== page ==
By Dr Jyots Bhattacharjee
I suppose I have many defects in my ture, the worst of them is forgetfulness. It is not really due to my advanced age—this flaw has always brought pain and frustration to my life. Even in my student days I could not memorize my lessons. I remember my life in the Dundas Hostel in Calcutta, when I was a student of the Scottish Church College. It was decades back, in fact, more than half a century back. But the fragmentary images of those days still haunt me. I was envious of my friends who had such wonderful memory. I have forgotten even the mes of some of my friends. My mind often goes back to that long-forgotten era, when there was no violence, no anti-social activities nor were there agitations, which have become common place today. Those were the days when peace and happiness reigned supreme. As students our only concern was education followed by examitions and nothing else mattered.
I remember those days in Dundas Hostel with wistfulness. How happy we were! I had some very good friends, but turally after all these years I have lost contact with them. I wonder where they are or if they are still alive. Today I remember some of them vividly. During examitions our rooms buzzed with the humming of the examinees. Every one became busy with their notes trying to memorize them to the letter. They did that marvelously and their memory was superb, while I was a dismal failure. I just could not remember the notes I had read. So my only altertive was to try to understand them thoroughly and write the answers in my own way. This procedure did help me a lot. Today I see children making every effort to memorize some answers from the guide books, which flood the market. I wonder if their memorizing process is effective or not.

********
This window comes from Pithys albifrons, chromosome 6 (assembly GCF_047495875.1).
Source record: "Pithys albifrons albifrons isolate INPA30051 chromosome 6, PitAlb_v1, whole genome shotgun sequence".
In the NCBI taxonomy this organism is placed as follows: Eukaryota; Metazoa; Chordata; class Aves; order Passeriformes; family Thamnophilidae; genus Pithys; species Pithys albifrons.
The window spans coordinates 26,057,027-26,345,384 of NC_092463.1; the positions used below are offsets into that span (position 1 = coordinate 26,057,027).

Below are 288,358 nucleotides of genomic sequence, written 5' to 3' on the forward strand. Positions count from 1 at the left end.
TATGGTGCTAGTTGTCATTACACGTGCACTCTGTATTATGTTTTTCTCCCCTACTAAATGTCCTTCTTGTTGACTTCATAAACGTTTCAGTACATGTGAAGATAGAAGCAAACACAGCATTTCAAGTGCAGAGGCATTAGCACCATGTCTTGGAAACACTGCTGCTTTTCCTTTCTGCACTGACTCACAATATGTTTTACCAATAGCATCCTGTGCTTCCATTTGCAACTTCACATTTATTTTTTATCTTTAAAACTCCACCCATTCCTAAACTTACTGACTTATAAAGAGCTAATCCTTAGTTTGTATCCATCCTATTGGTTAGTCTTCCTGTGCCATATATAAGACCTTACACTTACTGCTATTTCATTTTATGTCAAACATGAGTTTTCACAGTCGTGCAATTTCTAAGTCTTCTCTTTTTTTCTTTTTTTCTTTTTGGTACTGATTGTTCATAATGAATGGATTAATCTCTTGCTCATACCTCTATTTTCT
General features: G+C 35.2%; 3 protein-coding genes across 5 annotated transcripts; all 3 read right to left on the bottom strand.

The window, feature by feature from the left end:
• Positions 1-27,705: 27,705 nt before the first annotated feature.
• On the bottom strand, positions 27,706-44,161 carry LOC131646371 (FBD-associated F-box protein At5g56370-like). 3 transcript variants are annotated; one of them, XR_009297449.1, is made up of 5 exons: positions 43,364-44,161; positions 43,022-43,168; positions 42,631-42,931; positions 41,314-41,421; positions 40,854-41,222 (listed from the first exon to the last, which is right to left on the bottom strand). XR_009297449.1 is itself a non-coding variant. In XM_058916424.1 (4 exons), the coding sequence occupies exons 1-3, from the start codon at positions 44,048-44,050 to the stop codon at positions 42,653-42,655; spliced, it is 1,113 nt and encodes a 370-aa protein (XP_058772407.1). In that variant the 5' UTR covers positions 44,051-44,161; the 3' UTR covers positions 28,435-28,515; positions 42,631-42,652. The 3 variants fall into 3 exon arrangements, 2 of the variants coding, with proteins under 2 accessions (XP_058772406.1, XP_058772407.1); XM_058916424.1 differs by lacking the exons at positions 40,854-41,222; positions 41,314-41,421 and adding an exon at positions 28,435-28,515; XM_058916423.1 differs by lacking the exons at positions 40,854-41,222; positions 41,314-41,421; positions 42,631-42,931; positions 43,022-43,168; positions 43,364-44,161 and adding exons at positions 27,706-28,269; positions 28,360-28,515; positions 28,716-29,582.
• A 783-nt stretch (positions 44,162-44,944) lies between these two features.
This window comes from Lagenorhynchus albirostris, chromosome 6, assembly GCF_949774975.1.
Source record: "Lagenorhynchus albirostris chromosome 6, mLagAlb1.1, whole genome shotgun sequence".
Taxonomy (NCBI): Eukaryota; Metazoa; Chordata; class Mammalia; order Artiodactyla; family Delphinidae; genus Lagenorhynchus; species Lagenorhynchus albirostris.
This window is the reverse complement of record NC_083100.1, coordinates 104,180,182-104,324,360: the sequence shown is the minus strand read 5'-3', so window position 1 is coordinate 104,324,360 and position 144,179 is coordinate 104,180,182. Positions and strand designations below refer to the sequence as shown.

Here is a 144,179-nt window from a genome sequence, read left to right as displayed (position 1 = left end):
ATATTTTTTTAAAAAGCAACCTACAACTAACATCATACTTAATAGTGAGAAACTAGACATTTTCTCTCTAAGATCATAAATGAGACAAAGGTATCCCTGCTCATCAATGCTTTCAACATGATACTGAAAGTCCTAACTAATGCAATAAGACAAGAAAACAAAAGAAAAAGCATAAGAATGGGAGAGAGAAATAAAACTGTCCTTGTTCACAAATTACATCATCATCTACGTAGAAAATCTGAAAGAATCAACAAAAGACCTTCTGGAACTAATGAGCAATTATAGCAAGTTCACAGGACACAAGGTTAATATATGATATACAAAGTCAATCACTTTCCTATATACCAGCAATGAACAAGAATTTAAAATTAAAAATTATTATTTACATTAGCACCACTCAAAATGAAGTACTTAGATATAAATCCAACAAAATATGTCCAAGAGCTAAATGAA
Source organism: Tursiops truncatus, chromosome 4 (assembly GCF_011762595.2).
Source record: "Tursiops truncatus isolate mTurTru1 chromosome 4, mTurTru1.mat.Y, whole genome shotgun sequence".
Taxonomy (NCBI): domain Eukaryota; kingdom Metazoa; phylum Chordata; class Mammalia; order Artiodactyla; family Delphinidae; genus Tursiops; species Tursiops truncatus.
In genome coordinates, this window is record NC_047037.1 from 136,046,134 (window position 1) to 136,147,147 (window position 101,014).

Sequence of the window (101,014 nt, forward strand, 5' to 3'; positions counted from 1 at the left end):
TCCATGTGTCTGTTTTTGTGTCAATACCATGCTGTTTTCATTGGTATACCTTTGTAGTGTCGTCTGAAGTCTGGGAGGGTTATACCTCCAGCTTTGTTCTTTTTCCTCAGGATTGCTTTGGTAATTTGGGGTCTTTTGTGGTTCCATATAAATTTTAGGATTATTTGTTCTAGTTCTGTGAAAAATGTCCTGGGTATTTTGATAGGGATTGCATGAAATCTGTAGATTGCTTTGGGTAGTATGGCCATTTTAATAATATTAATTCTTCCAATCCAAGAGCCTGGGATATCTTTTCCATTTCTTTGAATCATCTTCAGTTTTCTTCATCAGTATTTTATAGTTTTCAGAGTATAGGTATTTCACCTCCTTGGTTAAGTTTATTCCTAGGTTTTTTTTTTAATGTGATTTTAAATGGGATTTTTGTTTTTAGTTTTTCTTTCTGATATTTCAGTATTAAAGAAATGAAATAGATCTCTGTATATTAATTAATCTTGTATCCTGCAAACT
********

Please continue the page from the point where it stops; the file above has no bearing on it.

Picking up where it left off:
People with sharp memory are always appreciated by everybody. Some people do have amazing memory and it is very useful for them not only in examitions, but in other spheres as well. Forgetfulness leads to many embarrassing and unpleasant situations. Hence good memory is regarded as a blessing while forgetfulness is condemned as a curse. I too feel that if I had a good memory, it would have saved me from many awkward situations. But unfortutely I have no good memory. I often succumb to forgetfulness and it is no use crying over spilt milk. I have accepted my deficiency in remembering various things and it is as simple as that.